TV & Movies

What’s Queen Charlotte Snorting On Bridgerton?

Here’s what to know about snuff.


Fans know that Bridgerton sometimes plays fast and loose with historical accuracy, but a lot of the series is based in fact — including Queen Charlotte’s curious habit in Season 2. Here’s what Queen Charlotte is snorting on Bridgerton, and what you need to know about snuff at the turn of the 19th century. Spoilers for Bridgerton follow.

If you were confused by Queen Charlotte’s sniffing scene, in which the monarch uses a tiny spoon to dispense some powder on the side of her hand before snorting it up, you aren’t alone. Bridgerton fans quickly took to Twitter to ask what the mystery substance was. In a season that sees Colin and Benedict partake in continental drugs ahead of an important family dinner, all bets are off, right?

We’re very sorry to disappoint you, but Queen Charlotte was not snorting anything illegal at her fancy garden parties, despite some websites’ suggestions to the contrary. Instead, she was using snuff: a form of finely ground tobacco that’s ingested by snorting it up the nose. (Another variety, moist snuff, is held in the cheek.) Given the proliferation of mixed-gender spaces in the latter half of the 17th century, it was no longer considered polite to smoke tobacco in public during the Regency era, despite the practice’s previous popularity. And so snuff, which did not have any smoke or odors that might offend one’s conversation partner, became the tobacco product of choice.

That’s not to say that snuff use was universally celebrated in Regency England, however. In her 2016 book, Reading Smell in Eighteenth-Century Fiction, Auburn University’s Emily C. Friedman notes that entertainment media of the day depicted snuff as an unflattering habit for women, with one female snuff-user shown “with large hands [and]... a large tankard of beer,” and another described as “slatternly and dirty to an excess,” with her messy tobacco powder adding “a great addition of filthiness.” Young men who used snuff were not without fault, either. Friedman writes of one young woman’s letter to the Gentleman’s Magazine in 1731, which describes her suitors as having “a Nose full of Snuff, and a Head full of — Nothing [sic].”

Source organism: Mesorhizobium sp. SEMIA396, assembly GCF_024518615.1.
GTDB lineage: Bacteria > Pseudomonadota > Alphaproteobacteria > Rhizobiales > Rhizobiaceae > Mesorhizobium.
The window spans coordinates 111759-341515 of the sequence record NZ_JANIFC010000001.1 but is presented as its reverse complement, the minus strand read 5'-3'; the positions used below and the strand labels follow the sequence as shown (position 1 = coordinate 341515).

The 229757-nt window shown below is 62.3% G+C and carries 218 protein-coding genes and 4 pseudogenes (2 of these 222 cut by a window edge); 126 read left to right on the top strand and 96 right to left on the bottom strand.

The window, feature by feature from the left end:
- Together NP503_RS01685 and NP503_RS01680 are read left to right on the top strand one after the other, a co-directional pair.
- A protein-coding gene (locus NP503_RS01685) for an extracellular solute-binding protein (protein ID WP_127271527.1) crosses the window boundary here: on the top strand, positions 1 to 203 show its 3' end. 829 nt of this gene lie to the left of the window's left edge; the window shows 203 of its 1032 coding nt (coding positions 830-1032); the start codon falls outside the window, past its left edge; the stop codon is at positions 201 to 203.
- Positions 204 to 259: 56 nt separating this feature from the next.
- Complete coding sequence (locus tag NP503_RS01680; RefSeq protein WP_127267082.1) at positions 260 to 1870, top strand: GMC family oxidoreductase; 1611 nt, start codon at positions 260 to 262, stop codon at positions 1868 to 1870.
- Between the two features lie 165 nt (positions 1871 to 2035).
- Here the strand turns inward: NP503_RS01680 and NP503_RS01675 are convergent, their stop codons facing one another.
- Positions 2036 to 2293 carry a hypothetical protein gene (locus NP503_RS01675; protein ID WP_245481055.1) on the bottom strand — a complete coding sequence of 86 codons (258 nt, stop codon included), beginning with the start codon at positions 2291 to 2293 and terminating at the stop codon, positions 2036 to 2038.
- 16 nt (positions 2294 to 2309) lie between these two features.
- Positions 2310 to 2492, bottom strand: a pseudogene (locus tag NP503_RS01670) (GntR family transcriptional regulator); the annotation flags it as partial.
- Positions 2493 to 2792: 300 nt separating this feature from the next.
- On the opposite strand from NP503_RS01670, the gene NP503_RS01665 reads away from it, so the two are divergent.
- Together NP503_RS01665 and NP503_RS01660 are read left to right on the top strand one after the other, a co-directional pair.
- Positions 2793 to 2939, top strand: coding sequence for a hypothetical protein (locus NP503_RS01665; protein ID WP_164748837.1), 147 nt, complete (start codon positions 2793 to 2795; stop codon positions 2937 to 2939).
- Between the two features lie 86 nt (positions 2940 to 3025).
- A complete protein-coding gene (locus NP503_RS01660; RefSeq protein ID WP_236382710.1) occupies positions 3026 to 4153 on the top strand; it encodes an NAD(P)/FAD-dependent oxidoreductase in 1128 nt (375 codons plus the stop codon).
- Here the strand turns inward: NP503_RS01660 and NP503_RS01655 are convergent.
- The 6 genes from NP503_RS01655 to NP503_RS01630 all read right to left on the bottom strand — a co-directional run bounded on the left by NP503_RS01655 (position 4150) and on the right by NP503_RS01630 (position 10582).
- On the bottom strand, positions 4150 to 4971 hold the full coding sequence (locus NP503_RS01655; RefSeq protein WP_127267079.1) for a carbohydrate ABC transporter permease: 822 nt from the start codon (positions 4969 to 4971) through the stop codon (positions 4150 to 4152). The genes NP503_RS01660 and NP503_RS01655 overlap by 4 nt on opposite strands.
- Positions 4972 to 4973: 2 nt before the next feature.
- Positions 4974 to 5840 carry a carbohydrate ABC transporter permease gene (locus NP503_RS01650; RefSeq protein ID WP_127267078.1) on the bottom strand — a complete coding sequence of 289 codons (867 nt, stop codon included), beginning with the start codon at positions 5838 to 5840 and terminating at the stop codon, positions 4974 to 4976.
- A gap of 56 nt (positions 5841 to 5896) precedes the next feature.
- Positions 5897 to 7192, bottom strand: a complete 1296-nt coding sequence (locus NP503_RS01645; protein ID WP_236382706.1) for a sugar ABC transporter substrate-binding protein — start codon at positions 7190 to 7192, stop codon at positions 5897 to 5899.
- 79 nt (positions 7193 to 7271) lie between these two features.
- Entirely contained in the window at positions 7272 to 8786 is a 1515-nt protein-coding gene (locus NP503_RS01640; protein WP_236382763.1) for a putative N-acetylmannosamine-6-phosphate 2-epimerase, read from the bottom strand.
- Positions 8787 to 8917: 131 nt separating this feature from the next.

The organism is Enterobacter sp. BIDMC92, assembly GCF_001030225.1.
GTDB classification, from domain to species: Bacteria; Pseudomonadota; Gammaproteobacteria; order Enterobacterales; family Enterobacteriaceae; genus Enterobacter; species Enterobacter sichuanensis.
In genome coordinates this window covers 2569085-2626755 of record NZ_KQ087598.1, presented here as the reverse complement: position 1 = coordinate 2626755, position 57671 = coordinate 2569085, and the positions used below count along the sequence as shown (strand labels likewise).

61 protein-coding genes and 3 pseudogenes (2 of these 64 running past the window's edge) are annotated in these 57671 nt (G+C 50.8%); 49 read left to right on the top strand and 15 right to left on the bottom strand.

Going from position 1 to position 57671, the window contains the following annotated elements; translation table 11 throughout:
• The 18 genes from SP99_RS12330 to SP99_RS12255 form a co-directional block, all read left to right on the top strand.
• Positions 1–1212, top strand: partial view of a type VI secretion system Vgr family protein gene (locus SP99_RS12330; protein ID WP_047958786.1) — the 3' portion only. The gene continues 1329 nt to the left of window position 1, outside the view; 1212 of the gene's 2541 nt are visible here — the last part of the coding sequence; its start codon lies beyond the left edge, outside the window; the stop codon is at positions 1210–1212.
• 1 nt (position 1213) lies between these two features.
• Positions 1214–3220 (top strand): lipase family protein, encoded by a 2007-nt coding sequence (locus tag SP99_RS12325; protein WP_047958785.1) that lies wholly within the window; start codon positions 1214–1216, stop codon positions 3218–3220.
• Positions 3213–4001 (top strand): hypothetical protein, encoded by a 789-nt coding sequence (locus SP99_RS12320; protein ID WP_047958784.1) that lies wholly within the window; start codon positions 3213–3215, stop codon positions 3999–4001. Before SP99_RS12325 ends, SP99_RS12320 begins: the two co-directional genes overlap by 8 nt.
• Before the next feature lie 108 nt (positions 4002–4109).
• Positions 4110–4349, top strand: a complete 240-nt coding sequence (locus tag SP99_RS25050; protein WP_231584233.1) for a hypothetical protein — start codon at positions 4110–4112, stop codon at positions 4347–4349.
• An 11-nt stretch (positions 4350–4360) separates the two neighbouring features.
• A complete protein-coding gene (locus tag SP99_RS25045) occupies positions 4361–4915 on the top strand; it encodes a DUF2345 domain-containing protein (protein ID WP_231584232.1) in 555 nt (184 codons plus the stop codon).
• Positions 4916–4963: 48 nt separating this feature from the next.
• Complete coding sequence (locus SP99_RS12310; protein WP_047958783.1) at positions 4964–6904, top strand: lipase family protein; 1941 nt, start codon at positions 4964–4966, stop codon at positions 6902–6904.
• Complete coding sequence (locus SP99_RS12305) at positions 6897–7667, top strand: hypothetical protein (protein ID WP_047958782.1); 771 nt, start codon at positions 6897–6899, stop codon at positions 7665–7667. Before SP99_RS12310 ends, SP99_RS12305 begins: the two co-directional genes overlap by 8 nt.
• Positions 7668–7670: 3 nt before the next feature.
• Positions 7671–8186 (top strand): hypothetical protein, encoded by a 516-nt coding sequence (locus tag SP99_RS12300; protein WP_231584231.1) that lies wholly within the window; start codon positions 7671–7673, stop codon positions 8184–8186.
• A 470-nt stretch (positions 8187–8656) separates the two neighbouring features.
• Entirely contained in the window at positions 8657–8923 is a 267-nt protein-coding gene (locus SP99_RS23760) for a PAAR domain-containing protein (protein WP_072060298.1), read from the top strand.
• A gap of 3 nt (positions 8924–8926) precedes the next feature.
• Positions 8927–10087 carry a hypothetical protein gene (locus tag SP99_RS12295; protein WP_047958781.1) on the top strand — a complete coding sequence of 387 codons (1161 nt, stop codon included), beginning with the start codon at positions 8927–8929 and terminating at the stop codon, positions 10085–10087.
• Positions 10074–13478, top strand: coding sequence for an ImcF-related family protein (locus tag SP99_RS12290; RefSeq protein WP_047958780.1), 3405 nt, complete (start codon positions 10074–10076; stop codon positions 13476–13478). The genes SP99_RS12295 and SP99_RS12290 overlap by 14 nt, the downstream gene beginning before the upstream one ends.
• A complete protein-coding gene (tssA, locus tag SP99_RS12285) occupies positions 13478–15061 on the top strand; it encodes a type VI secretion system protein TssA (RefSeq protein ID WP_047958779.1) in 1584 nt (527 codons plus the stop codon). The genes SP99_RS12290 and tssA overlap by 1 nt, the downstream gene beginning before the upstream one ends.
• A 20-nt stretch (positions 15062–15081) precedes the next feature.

Even Queen Charlotte was not safe from such slights. She “was famously nicknamed ‘Snuffy Charlotte’ for her addiction to snuff-taking,” according to Friedman. So if you encounter any viewers taking umbrage with Bridgerton’s depictions of Queen Charlotte’s tobacco use, feel free to remind them that they’re actually historically accurate, if provocative.

Although Queen Charlotte didn’t use cocaine, the same cannot be said for her granddaughter, Queen Victoria. Spain’s colonial expansion, which began in the 15th century, eventually led to the Catholic Church’s cultivation of coca: the South American plant from which cocaine is derived. By the mid-19th century, coca leaf was a popular ingredient in various medicinal and recreational beverages, and no less than Queen Victoria and the Pope were fans. And although we may find their drug use shocking today, it’s hardly surprising, given that at the time, over-the-counter cough syrup “contained alcohol, cannabis, chloroform, and morphine.”

And don’t worry, Bridgerton showrunners didn’t put their Queen Charlotte’s health at risk. Actress Golda Rosheuvel told Today that the on-set “snuff” was made primarily of glucose. Noting that she had a “wild sugar rush” by the end of taping, the actress assured her fans: “It’s harmless, it’s fine. Absolutely harmless.”